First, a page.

Punta has long reigned as the Argentines' summer destination of choice, having endless sandy beaches, good cuisine, charming people
‘Now, caro mio, you have confused me. The beach or Garzon,’ Bibi says emitting a chuckle, her neck drenched in coral and her hand decorously wafting a caiporaska as we sit watching the sun set over the Atlantic.
As I run a property company in London this is not standard chat. The fortunate truth is most of my family is Argentinian and I’ve been coming to ‘Punta’ (the name given to the town of Punta del Este in neighbouring Uruguay and the surrounding villages) for the last twenty years. Bibi has commissioned me to find her a property.
Bibi is half Italian, half English and was brought up in Kenya – she’s more White Mischief than White Company. I found her South Kensington flat some five years ago and formed a friendship. She divides her time between there and Ischia; recently divorced she’s ready for somewhere new to winter. She declares the Caribbean too suburban, the Maldives too sterile and her ex is in Lamu.
Punta has long reigned as the Argentines' summer destination of choice, having endless sandy beaches, good cuisine, charming people and being a forty-minute plane hop from Buenos Aires. In the last decade it’s become the haunt of Brazilians and Europeans – the barefoot chic appealing to a Mediterranean spirit. The town itself is more practical than beautiful – high-rise buildings dominate; the charm lies in the villages along the coast.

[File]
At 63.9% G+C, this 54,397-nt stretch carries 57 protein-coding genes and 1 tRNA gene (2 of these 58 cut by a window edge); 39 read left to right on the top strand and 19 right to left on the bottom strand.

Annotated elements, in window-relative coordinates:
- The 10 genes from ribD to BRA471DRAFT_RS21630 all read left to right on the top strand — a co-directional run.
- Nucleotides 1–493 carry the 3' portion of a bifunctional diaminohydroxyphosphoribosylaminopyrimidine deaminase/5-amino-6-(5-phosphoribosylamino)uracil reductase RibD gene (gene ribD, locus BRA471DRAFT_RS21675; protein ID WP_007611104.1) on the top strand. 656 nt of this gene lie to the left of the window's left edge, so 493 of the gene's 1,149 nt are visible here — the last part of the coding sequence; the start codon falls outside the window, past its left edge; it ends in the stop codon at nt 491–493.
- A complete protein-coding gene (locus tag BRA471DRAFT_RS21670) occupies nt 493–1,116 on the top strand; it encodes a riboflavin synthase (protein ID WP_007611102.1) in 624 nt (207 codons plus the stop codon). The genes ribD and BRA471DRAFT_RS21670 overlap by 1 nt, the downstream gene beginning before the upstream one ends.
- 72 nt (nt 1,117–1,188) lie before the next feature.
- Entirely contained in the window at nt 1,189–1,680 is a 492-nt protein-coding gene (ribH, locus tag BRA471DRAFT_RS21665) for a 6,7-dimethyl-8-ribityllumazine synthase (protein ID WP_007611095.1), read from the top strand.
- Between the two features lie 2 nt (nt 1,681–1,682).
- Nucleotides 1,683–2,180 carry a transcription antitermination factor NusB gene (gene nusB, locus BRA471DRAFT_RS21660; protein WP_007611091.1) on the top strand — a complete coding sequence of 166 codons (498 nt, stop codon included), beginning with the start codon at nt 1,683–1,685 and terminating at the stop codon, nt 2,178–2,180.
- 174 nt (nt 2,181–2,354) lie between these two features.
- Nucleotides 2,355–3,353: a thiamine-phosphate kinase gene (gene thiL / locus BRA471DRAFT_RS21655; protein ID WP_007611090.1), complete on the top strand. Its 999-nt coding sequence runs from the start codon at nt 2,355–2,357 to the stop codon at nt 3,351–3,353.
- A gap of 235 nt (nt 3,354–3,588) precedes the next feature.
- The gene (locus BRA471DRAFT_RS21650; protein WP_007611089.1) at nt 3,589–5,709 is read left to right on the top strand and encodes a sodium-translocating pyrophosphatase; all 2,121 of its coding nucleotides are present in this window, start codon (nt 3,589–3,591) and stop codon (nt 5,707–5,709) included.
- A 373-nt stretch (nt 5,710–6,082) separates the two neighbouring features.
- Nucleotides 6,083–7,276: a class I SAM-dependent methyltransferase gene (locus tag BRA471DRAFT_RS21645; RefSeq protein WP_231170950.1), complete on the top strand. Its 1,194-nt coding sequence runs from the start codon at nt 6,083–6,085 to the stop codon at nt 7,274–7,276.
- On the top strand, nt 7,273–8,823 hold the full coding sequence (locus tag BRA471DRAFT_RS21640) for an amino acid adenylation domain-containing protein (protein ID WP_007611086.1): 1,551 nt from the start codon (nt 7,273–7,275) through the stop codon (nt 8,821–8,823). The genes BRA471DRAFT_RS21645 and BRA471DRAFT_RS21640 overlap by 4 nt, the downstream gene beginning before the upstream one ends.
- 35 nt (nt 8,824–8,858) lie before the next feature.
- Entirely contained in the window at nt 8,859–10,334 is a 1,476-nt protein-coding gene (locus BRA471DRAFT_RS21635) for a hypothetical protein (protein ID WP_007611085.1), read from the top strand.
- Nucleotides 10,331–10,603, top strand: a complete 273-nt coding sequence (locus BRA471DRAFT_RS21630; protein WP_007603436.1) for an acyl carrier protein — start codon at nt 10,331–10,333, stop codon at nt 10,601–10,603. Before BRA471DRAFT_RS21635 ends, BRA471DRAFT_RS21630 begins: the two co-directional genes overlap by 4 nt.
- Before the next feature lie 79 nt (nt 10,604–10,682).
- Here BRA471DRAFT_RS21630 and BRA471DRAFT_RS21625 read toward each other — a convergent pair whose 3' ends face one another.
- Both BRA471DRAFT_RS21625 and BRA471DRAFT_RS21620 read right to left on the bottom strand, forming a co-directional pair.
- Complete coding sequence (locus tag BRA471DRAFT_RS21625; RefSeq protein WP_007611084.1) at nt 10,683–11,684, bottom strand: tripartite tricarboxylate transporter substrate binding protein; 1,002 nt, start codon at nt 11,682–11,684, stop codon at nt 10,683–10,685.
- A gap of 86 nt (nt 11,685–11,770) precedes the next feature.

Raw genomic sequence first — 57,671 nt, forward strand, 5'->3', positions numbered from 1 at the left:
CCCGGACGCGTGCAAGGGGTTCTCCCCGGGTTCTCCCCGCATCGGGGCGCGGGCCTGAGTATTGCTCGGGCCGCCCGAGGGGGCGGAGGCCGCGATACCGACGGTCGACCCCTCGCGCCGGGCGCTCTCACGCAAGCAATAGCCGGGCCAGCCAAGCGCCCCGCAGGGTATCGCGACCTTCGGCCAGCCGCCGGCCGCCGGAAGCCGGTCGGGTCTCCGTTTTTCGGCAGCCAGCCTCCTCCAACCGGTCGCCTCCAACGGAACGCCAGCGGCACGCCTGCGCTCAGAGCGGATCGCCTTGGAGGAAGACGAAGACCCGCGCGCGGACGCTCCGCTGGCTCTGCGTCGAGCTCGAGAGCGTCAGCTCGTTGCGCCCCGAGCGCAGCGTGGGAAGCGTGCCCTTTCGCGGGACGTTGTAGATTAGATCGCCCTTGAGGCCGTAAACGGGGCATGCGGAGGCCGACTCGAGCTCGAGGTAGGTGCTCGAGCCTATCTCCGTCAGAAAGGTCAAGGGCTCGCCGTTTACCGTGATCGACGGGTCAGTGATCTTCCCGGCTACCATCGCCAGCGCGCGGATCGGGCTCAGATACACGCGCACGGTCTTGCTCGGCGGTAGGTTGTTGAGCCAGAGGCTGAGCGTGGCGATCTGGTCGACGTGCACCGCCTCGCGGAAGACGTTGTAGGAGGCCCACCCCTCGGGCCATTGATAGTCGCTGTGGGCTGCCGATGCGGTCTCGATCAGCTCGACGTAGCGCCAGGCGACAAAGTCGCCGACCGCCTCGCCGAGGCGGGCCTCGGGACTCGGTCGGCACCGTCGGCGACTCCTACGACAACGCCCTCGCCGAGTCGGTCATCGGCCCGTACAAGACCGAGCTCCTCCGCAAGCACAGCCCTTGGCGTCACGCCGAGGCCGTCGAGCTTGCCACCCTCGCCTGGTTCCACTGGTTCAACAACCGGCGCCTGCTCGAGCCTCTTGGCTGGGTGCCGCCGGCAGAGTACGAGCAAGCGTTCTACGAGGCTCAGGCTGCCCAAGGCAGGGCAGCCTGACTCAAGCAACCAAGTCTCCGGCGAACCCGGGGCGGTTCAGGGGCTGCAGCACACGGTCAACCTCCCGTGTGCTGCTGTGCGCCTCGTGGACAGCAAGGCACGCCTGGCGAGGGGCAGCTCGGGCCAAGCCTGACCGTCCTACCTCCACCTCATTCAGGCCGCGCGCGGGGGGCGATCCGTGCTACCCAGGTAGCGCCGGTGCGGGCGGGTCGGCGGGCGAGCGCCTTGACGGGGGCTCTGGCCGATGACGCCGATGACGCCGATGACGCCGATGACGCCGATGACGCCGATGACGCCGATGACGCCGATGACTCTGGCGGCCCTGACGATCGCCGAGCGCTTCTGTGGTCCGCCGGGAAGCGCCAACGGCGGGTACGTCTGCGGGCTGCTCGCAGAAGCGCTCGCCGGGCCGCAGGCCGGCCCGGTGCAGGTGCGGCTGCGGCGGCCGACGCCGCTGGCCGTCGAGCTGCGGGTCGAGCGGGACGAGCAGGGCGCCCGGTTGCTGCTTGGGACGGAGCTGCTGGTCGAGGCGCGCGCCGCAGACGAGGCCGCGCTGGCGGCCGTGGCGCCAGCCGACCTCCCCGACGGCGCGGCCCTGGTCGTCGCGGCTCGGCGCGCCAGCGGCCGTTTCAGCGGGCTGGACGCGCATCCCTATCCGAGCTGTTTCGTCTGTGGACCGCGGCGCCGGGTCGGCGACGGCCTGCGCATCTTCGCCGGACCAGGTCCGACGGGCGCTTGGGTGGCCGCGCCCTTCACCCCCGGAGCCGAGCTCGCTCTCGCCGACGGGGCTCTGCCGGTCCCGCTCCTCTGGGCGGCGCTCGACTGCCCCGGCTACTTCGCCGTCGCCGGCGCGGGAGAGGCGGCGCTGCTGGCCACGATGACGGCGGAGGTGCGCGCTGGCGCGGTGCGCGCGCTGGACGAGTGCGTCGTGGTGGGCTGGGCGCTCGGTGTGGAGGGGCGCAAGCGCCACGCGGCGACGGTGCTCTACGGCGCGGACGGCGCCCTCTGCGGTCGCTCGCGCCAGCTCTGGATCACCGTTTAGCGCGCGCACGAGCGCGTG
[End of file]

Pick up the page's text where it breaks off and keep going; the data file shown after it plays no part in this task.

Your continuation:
I unearth a plot on the beach that’s part of an estancia. It’s south of Punta rather than to the more fashionable north but the beaches here are empty and pristine. Bibi, though she wouldn’t say it, tends to set rather than follow trends and she finds Jose Ignacio (where the most expensive real estate is found) too obviemente.
Pictured above: The view of Casa Anna, Martin Summers's house in Garzon, Uruguay, from the swimming pool
We start negotiations – Senora Kirchner (the Argentine President) limits the export of $US and as the Argentines make up 90% of the property market in Punta there are deals to be had.
While Bibi envisages a modernist glass temple overlooking the sea we head to lunch at Garzon. This typical Uruguayan pueblo was made fashionable by Argentine uber chef Francis Mallmann and British art dealer Martin Summers. It is based around a plaza and arrived at from a dirt road.
We lunch with Summers at Casa Anna. It’s a slice of rural heaven, rolling hills forming the backdrop, and the chefs spontaneously turn into a three-piece guitar act at the end of lunch and wow us with a rendition of ‘Mas o menos bien’. Summers’s style and Mallmann’s cuisine create an intoxicating effect – they’ve succeeded in both preserving and creating Garzon.
I can see Bibi’s mind at work – we learn a casa pueblo has just sold for ‘neinte’. It needs everything done. This lunch could be expensive.
Pictured above: The dining room of Casa Anna, Martin Summers's house in Garzon, Uruguay
And here’s the dilemma Bibi finds herself in – beach, country village or both. It’s less arduous than contemplating a journey to work in Britain’s freeze however.